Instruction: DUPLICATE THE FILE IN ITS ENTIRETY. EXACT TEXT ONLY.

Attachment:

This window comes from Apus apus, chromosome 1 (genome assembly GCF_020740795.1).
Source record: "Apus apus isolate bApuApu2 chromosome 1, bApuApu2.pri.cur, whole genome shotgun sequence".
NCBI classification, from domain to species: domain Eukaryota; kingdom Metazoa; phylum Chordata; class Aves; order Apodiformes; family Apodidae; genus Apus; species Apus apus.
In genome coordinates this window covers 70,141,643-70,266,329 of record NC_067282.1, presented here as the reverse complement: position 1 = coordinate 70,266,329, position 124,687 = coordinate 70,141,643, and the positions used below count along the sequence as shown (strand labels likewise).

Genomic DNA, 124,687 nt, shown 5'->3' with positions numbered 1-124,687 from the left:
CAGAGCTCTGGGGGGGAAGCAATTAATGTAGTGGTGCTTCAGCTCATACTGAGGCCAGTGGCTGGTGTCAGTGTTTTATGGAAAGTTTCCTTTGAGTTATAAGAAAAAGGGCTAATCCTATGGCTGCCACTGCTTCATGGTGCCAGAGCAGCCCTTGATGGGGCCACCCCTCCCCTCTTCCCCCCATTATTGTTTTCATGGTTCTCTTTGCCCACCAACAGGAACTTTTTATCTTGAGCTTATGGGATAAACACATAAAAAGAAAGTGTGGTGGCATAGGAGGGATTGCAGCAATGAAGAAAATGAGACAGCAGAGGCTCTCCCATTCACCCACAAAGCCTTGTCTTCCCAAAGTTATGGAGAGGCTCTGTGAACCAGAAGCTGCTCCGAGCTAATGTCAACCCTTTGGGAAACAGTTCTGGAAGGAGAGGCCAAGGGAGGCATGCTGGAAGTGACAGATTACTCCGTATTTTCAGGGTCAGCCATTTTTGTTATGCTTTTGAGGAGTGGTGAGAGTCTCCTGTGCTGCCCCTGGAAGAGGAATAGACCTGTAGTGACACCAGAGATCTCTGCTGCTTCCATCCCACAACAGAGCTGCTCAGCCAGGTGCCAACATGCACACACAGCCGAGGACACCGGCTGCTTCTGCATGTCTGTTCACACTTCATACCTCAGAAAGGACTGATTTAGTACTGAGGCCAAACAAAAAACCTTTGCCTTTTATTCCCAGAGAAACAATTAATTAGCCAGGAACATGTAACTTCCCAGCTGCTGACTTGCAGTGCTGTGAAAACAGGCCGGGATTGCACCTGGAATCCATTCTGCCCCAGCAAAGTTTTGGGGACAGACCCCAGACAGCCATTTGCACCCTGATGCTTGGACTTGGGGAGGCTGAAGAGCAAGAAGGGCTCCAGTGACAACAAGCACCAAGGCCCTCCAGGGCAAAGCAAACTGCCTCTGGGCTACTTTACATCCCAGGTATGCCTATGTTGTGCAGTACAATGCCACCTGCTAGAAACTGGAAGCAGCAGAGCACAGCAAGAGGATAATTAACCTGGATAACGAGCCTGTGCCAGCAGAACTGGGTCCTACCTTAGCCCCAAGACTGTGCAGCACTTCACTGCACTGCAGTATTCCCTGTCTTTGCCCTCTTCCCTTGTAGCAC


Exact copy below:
This window comes from Apus apus, chromosome 1 (genome assembly GCF_020740795.1).
Source record: "Apus apus isolate bApuApu2 chromosome 1, bApuApu2.pri.cur, whole genome shotgun sequence".
NCBI classification, from domain to species: domain Eukaryota; kingdom Metazoa; phylum Chordata; class Aves; order Apodiformes; family Apodidae; genus Apus; species Apus apus.
In genome coordinates this window covers 70,141,643-70,266,329 of record NC_067282.1, presented here as the reverse complement: position 1 = coordinate 70,266,329, position 124,687 = coordinate 70,141,643, and the positions used below count along the sequence as shown (strand labels likewise).

Genomic DNA, 124,687 nt, shown 5'->3' with positions numbered 1-124,687 from the left:
CAGAGCTCTGGGGGGGAAGCAATTAATGTAGTGGTGCTTCAGCTCATACTGAGGCCAGTGGCTGGTGTCAGTGTTTTATGGAAAGTTTCCTTTGAGTTATAAGAAAAAGGGCTAATCCTATGGCTGCCACTGCTTCATGGTGCCAGAGCAGCCCTTGATGGGGCCACCCCTCCCCTCTTCCCCCCATTATTGTTTTCATGGTTCTCTTTGCCCACCAACAGGAACTTTTTATCTTGAGCTTATGGGATAAACACATAAAAAGAAAGTGTGGTGGCATAGGAGGGATTGCAGCAATGAAGAAAATGAGACAGCAGAGGCTCTCCCATTCACCCACAAAGCCTTGTCTTCCCAAAGTTATGGAGAGGCTCTGTGAACCAGAAGCTGCTCCGAGCTAATGTCAACCCTTTGGGAAACAGTTCTGGAAGGAGAGGCCAAGGGAGGCATGCTGGAAGTGACAGATTACTCCGTATTTTCAGGGTCAGCCATTTTTGTTATGCTTTTGAGGAGTGGTGAGAGTCTCCTGTGCTGCCCCTGGAAGAGGAATAGACCTGTAGTGACACCAGAGATCTCTGCTGCTTCCATCCCACAACAGAGCTGCTCAGCCAGGTGCCAACATGCACACACAGCCGAGGACACCGGCTGCTTCTGCATGTCTGTTCACACTTCATACCTCAGAAAGGACTGATTTAGTACTGAGGCCAAACAAAAAACCTTTGCCTTTTATTCCCAGAGAAACAATTAATTAGCCAGGAACATGTAACTTCCCAGCTGCTGACTTGCAGTGCTGTGAAAACAGGCCGGGATTGCACCTGGAATCCATTCTGCCCCAGCAAAGTTTTGGGGACAGACCCCAGACAGCCATTTGCACCCTGATGCTTGGACTTGGGGAGGCTGAAGAGCAAGAAGGGCTCCAGTGACAACAAGCACCAAGGCCCTCCAGGGCAAAGCAAACTGCCTCTGGGCTACTTTACATCCCAGGTATGCCTATGTTGTGCAGTACAATGCCACCTGCTAGAAACTGGAAGCAGCAGAGCACAGCAAGAGGATAATTAACCTGGATAACGAGCCTGTGCCAGCAGAACTGGGTCCTACCTTAGCCCCAAGACTGTGCAGCACTTCACTGCACTGCAGTATTCCCTGTCTTTGCCCTCTTCCCTTGTAGCAC